Belgian railways get an extra 250 million euros
At the budget conclave finalized on Tuesday morning, the Belgian government decided to invest an additional 250 million euros in NMBS/SNCB. This makes the Belgian railways one of the big winners in the De Croo government’s plan to invest an extra billion euros over the next three years.
“This climate government invests in sustainable mobility and fiscal and social justice,” says Deputy Prime Minister and Minister of Mobility Georges Gilkinet (Ecolo). “Season 2 of the Vivaldi government is a turning point for the future of our country and a clear commitment to the transition.”
A big push for freight transport
In addition to 365 million euros earmarked by 2021, the government will add 250 million euros to the Boost plan. These investments go to more trains and more accessible stations and contribute to doubling rail freight traffic and strengthening the Brussels-Luxembourg international line.
More specifically, 181 million will go to the development of freight transport, which should lead to companies relying less on trucks to transport goods. The objective is to increase volume by 50% by 2030 and make it double by 2050.
Forty-two million euros will go to improvements on the line between Brussels and Luxembourg. For example, a train journey between the two cities now takes 3 hours and 18 minutes, which is a long time for a 217 km trip (by car it is easily one hour faster if there are no traffic jams).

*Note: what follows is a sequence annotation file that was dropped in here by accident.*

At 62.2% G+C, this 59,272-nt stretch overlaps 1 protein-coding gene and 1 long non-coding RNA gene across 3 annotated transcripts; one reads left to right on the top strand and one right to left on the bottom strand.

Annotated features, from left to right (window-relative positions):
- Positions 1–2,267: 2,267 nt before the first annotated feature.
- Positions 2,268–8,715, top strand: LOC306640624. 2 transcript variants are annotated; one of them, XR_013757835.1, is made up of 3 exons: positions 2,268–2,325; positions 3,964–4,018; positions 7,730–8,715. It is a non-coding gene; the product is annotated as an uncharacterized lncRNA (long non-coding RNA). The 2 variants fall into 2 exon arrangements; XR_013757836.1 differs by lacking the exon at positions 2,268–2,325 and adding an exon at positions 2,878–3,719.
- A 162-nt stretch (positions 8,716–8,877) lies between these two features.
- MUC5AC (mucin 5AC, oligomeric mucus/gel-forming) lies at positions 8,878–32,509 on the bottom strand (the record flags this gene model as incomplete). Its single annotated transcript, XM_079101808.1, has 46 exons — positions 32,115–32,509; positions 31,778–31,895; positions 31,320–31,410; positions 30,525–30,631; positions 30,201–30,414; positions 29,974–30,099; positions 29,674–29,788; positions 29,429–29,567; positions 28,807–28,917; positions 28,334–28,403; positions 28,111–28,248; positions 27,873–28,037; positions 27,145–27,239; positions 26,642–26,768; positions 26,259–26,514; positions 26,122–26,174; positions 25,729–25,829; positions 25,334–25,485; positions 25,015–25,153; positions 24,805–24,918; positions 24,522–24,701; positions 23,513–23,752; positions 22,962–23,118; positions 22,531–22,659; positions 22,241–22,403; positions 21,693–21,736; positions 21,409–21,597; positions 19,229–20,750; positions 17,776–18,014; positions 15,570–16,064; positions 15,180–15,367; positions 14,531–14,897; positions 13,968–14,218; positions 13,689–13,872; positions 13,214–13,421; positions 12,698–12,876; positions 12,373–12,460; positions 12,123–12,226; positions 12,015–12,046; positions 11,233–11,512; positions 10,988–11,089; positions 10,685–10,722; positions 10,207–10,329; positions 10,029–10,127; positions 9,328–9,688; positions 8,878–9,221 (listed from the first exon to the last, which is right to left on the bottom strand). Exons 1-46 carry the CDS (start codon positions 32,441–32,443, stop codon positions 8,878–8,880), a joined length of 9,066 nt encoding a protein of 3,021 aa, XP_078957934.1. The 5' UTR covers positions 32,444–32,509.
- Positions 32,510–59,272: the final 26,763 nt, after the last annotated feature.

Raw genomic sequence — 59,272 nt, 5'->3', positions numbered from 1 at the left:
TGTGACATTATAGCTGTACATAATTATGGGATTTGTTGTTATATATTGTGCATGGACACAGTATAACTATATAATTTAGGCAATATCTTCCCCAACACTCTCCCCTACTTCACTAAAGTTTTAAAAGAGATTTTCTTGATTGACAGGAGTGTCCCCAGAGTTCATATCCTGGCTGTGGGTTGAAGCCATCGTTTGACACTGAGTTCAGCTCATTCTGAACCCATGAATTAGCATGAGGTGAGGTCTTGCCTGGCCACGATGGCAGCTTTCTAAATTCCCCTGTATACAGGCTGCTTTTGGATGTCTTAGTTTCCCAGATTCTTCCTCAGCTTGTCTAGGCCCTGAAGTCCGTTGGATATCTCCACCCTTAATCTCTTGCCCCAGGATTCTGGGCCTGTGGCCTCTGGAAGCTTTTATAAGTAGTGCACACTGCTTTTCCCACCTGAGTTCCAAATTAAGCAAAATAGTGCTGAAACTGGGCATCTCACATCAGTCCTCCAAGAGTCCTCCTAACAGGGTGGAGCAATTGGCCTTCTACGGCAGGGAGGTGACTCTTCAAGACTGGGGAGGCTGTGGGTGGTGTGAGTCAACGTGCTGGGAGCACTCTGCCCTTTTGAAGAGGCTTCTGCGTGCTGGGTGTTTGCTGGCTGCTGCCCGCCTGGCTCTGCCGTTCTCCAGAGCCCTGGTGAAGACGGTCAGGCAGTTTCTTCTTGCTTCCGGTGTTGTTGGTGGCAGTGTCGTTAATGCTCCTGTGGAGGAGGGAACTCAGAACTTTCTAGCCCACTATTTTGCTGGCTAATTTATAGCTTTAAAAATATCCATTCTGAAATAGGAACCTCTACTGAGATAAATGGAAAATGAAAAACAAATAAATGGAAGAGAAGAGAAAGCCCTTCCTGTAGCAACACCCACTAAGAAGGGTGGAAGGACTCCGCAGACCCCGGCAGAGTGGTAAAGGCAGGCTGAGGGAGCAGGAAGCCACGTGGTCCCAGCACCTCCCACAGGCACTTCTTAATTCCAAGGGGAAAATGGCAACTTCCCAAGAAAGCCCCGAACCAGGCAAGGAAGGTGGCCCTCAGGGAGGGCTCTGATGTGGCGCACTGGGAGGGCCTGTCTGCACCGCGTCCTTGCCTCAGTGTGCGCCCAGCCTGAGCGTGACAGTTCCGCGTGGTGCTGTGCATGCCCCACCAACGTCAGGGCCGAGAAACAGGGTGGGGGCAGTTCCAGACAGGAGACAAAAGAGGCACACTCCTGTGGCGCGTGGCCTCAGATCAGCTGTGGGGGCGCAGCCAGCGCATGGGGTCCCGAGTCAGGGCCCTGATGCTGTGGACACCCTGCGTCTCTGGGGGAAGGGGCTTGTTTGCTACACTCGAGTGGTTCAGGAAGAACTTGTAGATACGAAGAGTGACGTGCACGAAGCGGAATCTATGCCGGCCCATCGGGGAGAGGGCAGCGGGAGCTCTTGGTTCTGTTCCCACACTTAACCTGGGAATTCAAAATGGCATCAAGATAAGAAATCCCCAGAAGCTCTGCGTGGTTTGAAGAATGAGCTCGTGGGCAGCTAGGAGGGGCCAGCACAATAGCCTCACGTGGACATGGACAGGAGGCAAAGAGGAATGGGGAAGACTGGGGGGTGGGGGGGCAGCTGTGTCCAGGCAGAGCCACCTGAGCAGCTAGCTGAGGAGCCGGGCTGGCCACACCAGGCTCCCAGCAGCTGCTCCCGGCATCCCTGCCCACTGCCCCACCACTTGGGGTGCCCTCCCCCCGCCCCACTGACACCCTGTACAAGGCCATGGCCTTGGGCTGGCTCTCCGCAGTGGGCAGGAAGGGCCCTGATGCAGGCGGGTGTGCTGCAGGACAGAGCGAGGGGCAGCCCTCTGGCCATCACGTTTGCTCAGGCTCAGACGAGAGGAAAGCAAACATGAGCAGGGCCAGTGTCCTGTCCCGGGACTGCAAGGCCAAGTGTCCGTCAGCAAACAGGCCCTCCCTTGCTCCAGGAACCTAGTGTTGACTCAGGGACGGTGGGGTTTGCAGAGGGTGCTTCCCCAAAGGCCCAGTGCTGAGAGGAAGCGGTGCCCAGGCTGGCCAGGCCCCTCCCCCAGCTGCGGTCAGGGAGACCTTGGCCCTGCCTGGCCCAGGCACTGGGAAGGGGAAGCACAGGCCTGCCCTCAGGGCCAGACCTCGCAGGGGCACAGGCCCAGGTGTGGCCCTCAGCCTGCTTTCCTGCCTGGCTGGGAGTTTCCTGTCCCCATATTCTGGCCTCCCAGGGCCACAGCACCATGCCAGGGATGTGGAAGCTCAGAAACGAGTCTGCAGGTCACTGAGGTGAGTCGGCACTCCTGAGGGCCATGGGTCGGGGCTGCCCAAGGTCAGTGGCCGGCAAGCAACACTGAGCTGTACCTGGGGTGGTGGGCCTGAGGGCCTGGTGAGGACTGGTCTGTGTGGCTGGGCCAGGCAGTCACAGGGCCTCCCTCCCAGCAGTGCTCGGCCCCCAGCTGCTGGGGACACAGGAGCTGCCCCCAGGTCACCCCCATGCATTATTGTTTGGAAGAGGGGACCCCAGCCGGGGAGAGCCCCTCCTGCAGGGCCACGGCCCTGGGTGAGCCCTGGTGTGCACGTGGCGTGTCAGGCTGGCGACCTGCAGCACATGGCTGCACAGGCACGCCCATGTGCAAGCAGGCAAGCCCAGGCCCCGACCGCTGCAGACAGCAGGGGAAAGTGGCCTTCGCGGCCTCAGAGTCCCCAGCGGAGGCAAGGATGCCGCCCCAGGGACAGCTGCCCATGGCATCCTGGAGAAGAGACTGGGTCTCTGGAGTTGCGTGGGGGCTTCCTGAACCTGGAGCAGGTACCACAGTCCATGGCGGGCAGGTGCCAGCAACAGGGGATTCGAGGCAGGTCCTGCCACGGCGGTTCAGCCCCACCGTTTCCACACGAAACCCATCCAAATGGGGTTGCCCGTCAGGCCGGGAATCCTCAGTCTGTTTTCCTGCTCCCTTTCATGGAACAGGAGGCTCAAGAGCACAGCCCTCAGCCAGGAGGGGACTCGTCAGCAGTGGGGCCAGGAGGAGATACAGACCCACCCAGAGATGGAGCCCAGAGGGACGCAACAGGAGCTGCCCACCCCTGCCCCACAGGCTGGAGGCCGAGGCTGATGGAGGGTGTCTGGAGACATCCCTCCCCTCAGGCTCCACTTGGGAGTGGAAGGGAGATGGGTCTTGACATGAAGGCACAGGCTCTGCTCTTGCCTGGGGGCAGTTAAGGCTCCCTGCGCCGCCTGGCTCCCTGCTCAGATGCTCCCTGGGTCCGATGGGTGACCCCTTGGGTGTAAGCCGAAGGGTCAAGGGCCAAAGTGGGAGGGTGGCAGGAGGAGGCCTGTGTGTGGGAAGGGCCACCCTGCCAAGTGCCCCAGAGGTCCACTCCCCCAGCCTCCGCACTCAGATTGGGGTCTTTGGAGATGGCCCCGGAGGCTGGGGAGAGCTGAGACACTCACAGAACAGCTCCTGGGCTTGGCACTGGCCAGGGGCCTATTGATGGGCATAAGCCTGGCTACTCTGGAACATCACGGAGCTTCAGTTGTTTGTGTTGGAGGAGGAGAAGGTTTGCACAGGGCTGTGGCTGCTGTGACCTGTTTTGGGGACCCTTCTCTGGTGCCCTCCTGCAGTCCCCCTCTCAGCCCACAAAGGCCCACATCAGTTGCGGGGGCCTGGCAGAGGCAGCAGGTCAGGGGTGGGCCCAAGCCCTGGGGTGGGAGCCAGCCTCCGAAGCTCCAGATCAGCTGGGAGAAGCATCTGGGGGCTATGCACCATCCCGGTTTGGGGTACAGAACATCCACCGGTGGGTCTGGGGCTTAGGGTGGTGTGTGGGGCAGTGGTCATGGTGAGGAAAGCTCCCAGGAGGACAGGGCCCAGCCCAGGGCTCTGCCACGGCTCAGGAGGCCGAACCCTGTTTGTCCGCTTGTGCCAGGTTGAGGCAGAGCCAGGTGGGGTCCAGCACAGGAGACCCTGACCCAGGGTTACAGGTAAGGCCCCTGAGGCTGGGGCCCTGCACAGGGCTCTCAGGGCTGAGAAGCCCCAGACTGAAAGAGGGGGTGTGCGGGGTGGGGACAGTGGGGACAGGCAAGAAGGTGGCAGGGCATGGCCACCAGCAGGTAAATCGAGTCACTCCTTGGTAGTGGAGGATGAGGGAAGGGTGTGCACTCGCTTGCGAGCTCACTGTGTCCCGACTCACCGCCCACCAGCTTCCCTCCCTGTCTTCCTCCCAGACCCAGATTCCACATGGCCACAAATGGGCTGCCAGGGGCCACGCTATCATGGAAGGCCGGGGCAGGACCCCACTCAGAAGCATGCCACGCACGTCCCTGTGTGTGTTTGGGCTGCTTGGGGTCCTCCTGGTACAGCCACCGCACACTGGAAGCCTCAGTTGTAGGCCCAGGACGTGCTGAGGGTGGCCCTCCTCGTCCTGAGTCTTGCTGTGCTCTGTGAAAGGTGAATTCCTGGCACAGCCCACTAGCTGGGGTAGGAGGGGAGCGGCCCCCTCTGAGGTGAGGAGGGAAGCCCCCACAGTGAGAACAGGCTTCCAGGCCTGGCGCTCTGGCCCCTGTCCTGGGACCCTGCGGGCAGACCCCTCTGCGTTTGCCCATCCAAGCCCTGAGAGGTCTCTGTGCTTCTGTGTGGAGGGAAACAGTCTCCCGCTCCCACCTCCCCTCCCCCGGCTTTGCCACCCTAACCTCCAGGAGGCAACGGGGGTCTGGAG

Twenty-seven million euros will go to making the stations more accessible. Moreover, there will be an additional push to develop the night train further. Gilkinet wants to turn Belgium into a hub for night trains. The federal government will release 2 million euros for that. The price for being able to travel on the tracks at night will be reduced for passenger transport.
Appeal to EU
“The government opts for more trains, fewer trucks, and less flying. I am happy about that”, says Gilkinet. Meanwhile, the minister pleads with the European Commission to relax the rules on state aid and the development of international trains and night trains.
“Europe has great ambitions in the Green Deal, and it must now translate those ambitions into concrete actions. That is why it is urgent to put an end to the unfair competition between international trains and planes, especially for very short distances,” says Gilkinet. To be clear: the package of measures decided on by the De Croo government also includes CO2 compensation for air travel in the form of a tax on short flights.
Less greenhouse gas
The support for the railways and the night train should help to reduce greenhouse gas emissions. As is well known, the government aims to reduce these emissions by 55% by 2030 to become climate-neutral by 2050. Mobility in Belgium is responsible for one-third of greenhouse gas emissions.